As a general rule of thumb, we all know that fundamentals are not always reflected in the charts. It mostly takes some time until the price follows fundamentals. For palladium in particular, there is a very high probability that its chart starts reflecting the strong supply/demand fundamentals.
Tag: currency crisis
The interesting part for us, gold enthusiasts, is the price of gold in the slaughtered currencies. Gold in Argentine’s Peso is up 30% in the last 30 days; it is trading at all time highs.
Gold in Turkish Lira’s is up 17% in the last 30 days; it is trading just 10% below its all time highs of September 2011.
This article presents a first insight in the sequel to Currency Wars, the best selling book written by Jim Rickards. The new book is titled “The Death of Money, The Coming Collapse of the International Monetary System.” The book confirms the predictions made in “Currency Wars” and goes deeper in the matter by explaing how the international monetary system might collapse and how the new monetary system could look like.
In a major US dollar devaluation crisis, which would occur if the US would fail to raise the debt ceiling on Thursday October 17th, there should be a significant impact on the gold price. Jim Rickards wrote about this in his bookin which he envisages a series of ‘black swan’ events that trigger a loss of confidence in the US dollar precipitating a rush to get out of the greenback. In such a scenario, the market would question the Fed’s staying power. A dollar collapse would ensue and gold could double in price overnight.
In this article, author GE Christenson compares the timely character of gold and silver. They have served humanity as a store of value and wealth for over 3,000 years. This is in sharp contrast to the values an habits associated with the (economic and political) establishment. In that respect, think of paper money, unfunded liabilities, pension plans, exponentially increasing debt, massive budget deficits, “too-big-to-fail” banks.
The following paragraphs, quotes and charts paint a picture of a country desperately trying to save its economy and currency. The victims of this situation are of course the citizens. In their attempt to run to gold, they are stopped by their own government. How ironic is this situation when looking as an outsider. Did you ask yourself: am I prepared if this situation hits my country? In this global currency war, that just started two years ago and is expected to last till at least 2020, every country will be hit sooner or later. Are you prepared?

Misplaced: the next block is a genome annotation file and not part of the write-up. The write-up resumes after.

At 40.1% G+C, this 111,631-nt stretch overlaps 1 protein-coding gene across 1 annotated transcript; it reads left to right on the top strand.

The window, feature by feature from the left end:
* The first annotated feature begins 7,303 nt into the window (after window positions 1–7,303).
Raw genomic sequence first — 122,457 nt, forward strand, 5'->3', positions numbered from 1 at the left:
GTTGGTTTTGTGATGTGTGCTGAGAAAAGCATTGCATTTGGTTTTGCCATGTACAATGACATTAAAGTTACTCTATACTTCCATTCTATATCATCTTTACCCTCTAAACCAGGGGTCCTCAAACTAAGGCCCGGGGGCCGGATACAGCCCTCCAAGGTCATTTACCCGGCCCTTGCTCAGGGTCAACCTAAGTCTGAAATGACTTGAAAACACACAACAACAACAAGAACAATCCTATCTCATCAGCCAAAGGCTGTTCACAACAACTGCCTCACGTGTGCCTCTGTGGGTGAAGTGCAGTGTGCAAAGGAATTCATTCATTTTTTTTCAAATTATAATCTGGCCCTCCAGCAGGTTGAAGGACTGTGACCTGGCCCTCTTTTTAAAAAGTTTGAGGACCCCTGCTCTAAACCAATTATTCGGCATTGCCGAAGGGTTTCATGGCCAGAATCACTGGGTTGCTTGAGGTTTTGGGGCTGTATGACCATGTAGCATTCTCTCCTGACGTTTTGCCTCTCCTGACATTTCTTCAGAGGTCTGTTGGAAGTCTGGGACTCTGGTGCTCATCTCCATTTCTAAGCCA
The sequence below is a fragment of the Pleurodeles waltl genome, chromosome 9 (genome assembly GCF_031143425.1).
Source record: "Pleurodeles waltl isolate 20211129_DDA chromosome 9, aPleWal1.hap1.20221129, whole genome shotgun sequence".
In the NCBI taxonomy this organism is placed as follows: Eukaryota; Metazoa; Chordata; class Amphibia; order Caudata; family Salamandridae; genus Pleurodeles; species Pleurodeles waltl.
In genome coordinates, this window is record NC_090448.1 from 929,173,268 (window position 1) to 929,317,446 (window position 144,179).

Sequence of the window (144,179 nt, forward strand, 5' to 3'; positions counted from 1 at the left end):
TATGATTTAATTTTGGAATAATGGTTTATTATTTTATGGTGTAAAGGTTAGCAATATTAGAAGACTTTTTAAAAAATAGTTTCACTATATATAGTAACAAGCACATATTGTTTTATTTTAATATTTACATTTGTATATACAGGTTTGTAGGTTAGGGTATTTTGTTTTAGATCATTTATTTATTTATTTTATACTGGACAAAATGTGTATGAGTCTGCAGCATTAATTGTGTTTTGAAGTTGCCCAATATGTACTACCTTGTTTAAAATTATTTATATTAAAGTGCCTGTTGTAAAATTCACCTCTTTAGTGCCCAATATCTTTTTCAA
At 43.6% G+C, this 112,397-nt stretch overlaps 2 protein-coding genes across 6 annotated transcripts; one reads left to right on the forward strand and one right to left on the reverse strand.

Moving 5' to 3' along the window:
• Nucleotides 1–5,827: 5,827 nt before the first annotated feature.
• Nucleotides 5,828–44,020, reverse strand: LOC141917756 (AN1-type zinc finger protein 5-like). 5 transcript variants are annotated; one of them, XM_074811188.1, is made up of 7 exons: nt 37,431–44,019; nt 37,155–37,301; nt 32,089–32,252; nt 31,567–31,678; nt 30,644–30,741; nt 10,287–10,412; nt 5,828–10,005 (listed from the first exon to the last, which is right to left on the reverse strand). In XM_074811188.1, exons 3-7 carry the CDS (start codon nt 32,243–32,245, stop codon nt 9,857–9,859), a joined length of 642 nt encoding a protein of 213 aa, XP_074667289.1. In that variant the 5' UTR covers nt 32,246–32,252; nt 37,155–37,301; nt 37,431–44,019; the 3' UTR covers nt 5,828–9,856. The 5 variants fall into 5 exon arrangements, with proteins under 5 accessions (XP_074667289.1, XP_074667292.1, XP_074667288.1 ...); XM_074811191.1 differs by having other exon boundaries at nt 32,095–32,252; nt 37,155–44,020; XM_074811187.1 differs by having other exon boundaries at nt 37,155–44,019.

While currencies are all relative to each another, strategic currency investing can generate positive real returns over time. While the Fed and the Bank of England have been cranking the proverbial printing presses, the European Central Bank has been mopping up liquidity. And the Japanese may be just getting started with their balance sheet expansion.
During a recent webinar by TheStreet.com a gold expert panel discussed the question if gold is still in a bull market. The outcome of the discussion was that gold being in a bull or bear market is somehow irrelevant. The gold price does matter, of course; owners of physical gold have a hard time stomaching the recent price decline. But the key point is that gold is a currency. So owners of PHYSICAL gold are holding the metal as an insurance policy against a currency crisis. Obviously that is not the trader’s perspective.
We essentially have three options with regard to this eventuality. If we are in a large country that is in decline. We can: (1) Choose to go down with ship. (2) Keep an eye on developments and hope to jump ship at some opportune point. (3) Do a bit of homework and see if we can identify those jurisdictions that may be safer havens for our wealth (and, very possibly, ourselves) and make a move early.
It is obvious that the policies of central bankers have been a total failure when it comes to stimulating economic growth. If history does repeat itself, then this nominal rise in asset prices will be followed by a period of rising inflation. The ensuing increase in interest rates will prevent governments from being able to pay the interest on their debt leading to a total loss of confidence in their respective currencies.
1. The Expansion of Quantitative Easing in the Developed World. 2. Currency Wars. 3. Precious Metals On Sale.
31.8 million troy ounces. That is the number of physical gold that the Russian central bank is holding at the end of April 2013. The Russian central bank just published their latest figures. Russis has added some 200,000 troy ounces of gold to their reserves. In less than 7 years, the Russian gold holdings have risen almost threefold. New holdings have been added in an accelerated way in 2009 and 2010, after which the growth has been steady.
The latest participant in the game is Russia. Not coincidentally is it the next country in the BRICS complex, one that was hit particularly because of the measures in Cyprus. The message from the BRICS appears to be very clear: the urgent dismantle of the dollar system.
Gold is 25% up in the last 3 months, but it’s up in Yen, not dollars. This is where currency wars and gold dynamics come together. Gold is always rallying somewhere; right now it is rallying in Yen. Meantime you can always make money in gold, as it is always 5 o’clock somewhere.